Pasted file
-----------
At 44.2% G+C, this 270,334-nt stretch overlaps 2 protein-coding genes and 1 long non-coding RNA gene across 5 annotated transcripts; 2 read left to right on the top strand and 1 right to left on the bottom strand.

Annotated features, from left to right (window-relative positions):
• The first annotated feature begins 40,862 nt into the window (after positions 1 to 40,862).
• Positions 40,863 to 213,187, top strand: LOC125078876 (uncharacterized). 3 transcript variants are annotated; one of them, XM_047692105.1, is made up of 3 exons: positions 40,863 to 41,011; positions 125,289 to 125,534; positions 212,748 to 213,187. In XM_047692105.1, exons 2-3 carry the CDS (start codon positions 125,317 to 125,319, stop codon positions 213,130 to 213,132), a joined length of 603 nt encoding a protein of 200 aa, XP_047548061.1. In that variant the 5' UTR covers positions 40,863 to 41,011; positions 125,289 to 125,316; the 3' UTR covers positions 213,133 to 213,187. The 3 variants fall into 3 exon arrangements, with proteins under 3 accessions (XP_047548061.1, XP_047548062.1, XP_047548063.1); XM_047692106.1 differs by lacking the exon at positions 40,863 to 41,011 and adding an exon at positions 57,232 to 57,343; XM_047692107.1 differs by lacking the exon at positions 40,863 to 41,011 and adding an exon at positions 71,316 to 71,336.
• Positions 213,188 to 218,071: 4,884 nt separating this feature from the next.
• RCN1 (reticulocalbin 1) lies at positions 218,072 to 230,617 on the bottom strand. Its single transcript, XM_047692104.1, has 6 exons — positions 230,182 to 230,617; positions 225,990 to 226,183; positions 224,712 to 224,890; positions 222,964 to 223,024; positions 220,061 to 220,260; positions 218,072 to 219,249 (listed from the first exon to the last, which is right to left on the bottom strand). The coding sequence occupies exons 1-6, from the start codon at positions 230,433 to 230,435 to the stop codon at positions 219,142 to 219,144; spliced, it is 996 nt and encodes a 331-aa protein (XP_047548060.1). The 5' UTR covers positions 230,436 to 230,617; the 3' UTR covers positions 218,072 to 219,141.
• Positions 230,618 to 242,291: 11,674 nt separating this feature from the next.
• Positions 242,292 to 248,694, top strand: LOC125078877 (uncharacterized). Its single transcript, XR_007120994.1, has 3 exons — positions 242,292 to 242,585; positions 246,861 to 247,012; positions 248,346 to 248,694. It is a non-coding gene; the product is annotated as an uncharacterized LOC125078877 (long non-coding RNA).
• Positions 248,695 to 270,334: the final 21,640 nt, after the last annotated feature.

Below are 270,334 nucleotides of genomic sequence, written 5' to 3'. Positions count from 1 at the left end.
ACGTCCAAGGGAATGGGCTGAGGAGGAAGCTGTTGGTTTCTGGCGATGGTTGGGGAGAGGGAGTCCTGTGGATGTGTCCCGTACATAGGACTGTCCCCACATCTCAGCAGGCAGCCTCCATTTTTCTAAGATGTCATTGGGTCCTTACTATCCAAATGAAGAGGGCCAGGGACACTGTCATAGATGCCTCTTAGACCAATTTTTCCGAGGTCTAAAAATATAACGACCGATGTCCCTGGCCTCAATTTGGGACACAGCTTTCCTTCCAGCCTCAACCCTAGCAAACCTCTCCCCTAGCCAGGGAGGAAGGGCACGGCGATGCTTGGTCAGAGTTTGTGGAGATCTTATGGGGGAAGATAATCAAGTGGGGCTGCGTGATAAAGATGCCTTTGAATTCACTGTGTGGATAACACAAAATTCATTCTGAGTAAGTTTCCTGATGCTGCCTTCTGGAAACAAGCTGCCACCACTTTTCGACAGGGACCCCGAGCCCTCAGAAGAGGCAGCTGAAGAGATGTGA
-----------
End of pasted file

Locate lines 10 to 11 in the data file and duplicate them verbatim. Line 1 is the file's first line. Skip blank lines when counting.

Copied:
Below are 270,334 nucleotides of genomic sequence, written 5' to 3'. Positions count from 1 at the left end.
ACGTCCAAGGGAATGGGCTGAGGAGGAAGCTGTTGGTTTCTGGCGATGGTTGGGGAGAGGGAGTCCTGTGGATGTGTCCCGTACATAGGACTGTCCCCACATCTCAGCAGGCAGCCTCCATTTTTCTAAGATGTCATTGGGTCCTTACTATCCAAATGAAGAGGGCCAGGGACACTGTCATAGATGCCTCTTAGACCAATTTTTCCGAGGTCTAAAAATATAACGACCGATGTCCCTGGCCTCAATTTGGGACACAGCTTTCCTTCCAGCCTCAACCCTAGCAAACCTCTCCCCTAGCCAGGGAGGAAGGGCACGGCGATGCTTGGTCAGAGTTTGTGGAGATCTTATGGGGGAAGATAATCAAGTGGGGCTGCGTGATAAAGATGCCTTTGAATTCACTGTGTGGATAACACAAAATTCATTCTGAGTAAGTTTCCTGATGCTGCCTTCTGGAAACAAGCTGCCACCACTTTTCGACAGGGACCCCGAGCCCTCAGAAGAGGCAGCTGAAGAGATGTGA